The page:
So you have decided that the idea of taking a job in China sounds like a good one. You are open to the challenge, don’t mind the cultural differences, and work in a field that is in demand. However, you are afraid that unless you learn the language, you are going to be bored and have nothing to do when you have free time.

Whatever will you do?

The answer to that is easy—explore. You will be living in one of the oldest civilizations in the world. History and culture are everywhere as well as a host of tourist attractions. Everyone has heard about the Great Wall of China, the Forbidden City, and the Terracotta Warriors in Xi’an. But what else is there? In a country that covers almost
9.6 million square kilometers—plenty.

Other walls than the Great Wall

If you liked the Great Wall, give the Xi’an city walls a try. The Chinese built these massive stone walls around their cities hundreds of years ago, and the walls at Xi’an are some of the most well-preserved in China. If you enjoy learning about different religions, you will like visiting The Three Pagados. Built back in the ninth and tenth centuries, these Buddhist structures have managed to remain in good condition for hundreds of years and spite of some natural and man-made catastrophes. They are located in Dali City in the Yunnan province and are considered a national treasure. Nature lovers can get their fill of mother nature at China’s first national forest park, the Zhangjiajie National Forest Park located in the Hunan province.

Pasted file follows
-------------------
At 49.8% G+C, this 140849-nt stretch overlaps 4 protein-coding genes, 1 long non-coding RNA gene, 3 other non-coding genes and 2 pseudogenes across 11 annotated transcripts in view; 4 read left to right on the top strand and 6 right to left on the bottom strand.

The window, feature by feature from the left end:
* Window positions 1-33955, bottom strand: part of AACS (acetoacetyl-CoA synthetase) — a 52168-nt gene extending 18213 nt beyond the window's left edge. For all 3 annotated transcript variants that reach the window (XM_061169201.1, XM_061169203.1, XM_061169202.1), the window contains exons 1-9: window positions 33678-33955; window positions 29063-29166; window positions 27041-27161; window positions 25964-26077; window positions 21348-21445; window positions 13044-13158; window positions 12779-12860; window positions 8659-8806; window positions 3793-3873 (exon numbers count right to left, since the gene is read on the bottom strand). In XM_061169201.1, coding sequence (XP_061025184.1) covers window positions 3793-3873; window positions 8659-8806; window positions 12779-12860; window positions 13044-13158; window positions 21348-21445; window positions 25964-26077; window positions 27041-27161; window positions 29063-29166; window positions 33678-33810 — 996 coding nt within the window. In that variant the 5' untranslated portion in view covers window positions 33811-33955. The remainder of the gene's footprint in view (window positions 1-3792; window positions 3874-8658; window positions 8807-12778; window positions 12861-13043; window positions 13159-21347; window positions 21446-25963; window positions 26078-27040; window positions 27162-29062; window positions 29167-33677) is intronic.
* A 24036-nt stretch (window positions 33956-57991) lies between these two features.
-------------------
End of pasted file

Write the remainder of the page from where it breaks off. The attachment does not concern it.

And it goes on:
For nature of a different sort, there is the Shilin Stone Forest in southwest China. The stones stick out from the ground like stalagmites in a cave and are believed to be over 270 million years old. The country is full of historical points of interest and beautiful territory. So much, that the only way you will ever be bored is if you stay home and never leave your apartment (other than for work).

Conclusion

Deciding to live and work in China is a big decision for anyone, but one from which you can benefit greatly. Along with getting paid well, you can gain work experience that would take you years to get at home in a short amount of time. Yes, it will be a challenge, but what is life without a few challenges? It is just like that boring show that famous actor was in that no one watched and was canceled after two episodes.

It isn’t easy, and it certainly isn’t for everyone. However, when your time is over and you return home you will be better equipped to handle the challenges of life than you were before you left. You will know there is a whole different world than the one you grew up in. Oh—and you will have a lot more money in your bank account than anyone else in your graduating class as this is better for you ever.